This chapter illustrates the concept of passive seismics as a method for monitoring the propagation of cracks within a rock mass as a result of load stress or water freezing in view of the use of this technique for rockfall early warning. The methodology is still far from being a standard and consolidated technique. The research is making progress, but just a few real case studies are documented. They are shortly overviewed in the introduction. Then, an interesting field test where crack propagation was artificially triggered up to full rock detachment, while a small sensor network was active, is discussed to show the existence and the characteristics of precursory signals. It follows the illustration of the microseismic monitoring methodology through the description of the Mt. San Martino (Lecco, Italy) sensor network and the discussion of the preliminary results obtained during the initial months of activity. Apparently, the preliminary results show some correlation with rainfalls, but not with temperature. Microseismic spectra are mainly concentrated in the first 100 Hz. This probably means that the hypocentre distances from the sensors are quite longer than 10 m. Electromagnetic interferences are also observed as mentioned by other authors who have analyzed data sets from other microseismic networks installed in mountain regions. They are automatically discriminated from significant signals by a classification software which works on the time/ frequency properties of these events. Hypocenter localization and clustering analysis of the significant events are the planned near- future activities.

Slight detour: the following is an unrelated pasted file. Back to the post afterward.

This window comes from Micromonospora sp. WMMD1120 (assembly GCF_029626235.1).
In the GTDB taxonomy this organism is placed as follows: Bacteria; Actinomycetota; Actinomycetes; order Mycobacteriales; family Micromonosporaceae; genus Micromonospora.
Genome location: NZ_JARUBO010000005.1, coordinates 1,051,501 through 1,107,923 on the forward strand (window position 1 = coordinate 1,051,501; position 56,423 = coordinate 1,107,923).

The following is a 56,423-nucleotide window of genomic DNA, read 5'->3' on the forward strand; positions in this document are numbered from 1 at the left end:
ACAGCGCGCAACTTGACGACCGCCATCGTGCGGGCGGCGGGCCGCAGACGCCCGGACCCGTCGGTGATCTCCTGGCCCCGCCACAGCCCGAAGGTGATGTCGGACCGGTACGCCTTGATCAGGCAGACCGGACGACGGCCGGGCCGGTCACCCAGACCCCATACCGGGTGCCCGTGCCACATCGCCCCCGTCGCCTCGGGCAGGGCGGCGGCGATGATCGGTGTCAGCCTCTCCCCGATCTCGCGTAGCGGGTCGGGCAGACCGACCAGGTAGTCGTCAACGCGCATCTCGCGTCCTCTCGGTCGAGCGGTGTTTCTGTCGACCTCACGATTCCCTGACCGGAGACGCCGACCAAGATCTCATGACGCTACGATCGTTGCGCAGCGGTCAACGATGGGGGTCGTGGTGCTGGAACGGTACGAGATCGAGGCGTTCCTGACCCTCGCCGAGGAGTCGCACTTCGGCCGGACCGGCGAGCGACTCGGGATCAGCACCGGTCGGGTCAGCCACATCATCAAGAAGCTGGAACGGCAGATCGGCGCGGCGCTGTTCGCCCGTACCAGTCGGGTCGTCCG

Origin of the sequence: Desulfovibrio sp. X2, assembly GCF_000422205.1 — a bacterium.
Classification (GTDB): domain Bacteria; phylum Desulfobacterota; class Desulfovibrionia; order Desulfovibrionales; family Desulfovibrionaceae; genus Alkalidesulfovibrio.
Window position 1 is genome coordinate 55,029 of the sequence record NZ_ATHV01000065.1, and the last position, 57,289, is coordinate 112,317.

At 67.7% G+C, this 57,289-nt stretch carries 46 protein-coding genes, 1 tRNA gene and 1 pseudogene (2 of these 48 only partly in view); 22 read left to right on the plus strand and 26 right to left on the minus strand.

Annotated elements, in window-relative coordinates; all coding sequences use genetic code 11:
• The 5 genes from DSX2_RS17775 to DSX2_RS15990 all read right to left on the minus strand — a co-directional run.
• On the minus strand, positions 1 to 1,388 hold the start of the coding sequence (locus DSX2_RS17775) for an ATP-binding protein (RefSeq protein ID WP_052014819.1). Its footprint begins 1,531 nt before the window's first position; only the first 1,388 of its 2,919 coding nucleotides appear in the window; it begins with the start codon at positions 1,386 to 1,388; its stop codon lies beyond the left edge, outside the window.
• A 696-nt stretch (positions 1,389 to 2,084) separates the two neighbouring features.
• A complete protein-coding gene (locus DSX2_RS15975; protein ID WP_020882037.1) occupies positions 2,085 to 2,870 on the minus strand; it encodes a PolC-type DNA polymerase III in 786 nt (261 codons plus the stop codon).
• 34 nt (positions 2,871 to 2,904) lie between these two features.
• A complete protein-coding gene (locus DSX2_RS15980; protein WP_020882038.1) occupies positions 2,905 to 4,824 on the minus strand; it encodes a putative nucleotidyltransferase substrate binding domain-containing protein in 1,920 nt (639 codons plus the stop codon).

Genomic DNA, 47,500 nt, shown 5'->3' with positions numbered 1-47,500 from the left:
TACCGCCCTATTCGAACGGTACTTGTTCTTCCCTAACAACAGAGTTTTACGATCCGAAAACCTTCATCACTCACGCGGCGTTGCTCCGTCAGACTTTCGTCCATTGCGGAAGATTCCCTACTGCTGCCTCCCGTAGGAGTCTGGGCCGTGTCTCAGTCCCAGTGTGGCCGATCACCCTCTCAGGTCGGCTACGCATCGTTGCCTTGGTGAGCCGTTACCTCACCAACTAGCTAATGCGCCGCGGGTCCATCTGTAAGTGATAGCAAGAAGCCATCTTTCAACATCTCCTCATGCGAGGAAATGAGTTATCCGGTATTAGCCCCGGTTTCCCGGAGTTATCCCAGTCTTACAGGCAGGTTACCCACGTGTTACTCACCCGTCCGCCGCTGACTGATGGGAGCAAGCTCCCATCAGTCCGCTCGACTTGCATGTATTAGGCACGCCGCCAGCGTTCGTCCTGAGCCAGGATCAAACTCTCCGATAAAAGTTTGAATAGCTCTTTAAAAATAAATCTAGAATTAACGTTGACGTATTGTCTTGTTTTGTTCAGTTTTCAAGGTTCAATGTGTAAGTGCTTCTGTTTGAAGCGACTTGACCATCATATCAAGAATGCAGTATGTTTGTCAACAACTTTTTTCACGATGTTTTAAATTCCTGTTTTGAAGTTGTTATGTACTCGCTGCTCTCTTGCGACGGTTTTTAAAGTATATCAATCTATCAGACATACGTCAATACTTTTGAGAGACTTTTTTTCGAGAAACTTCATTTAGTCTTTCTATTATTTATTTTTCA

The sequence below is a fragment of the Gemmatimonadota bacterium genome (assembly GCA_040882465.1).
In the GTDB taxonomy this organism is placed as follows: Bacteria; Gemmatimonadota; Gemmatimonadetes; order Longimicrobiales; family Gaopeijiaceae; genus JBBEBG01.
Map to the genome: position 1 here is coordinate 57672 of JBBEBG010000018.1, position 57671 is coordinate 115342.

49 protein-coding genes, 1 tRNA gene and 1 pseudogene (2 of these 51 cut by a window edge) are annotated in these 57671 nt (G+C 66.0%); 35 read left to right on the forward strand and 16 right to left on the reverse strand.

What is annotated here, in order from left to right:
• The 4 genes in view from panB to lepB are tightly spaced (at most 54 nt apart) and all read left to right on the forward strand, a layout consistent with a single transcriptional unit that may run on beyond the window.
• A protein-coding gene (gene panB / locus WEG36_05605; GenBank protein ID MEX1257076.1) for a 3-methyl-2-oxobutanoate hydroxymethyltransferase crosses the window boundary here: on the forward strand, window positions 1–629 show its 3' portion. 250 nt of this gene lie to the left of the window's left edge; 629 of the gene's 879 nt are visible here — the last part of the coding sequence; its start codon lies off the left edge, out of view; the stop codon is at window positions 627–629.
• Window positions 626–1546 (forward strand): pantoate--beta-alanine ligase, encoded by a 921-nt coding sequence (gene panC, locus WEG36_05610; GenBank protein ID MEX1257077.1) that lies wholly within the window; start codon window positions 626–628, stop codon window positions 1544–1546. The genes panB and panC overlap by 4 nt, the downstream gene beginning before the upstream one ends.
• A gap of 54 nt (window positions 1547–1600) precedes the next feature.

|Data di pubblicazione:||2015|
|Titolo:||Analysis of Microseismic Activity Within Unstable Rock Slopes|
|Autore/i:||Arosio, Diego; Longoni, Laura; Papini, Monica; Zanzi, Luigi|
|Digital Object Identifier (DOI):||10.1007/978-3-662-45931-7_7|
|Collana:||SPRINGER NATURAL HAZARDS|
|Titolo del libro:||Modern technologies for landslide monitoring and prediction|
|A cura di:||Scaioni, M.|
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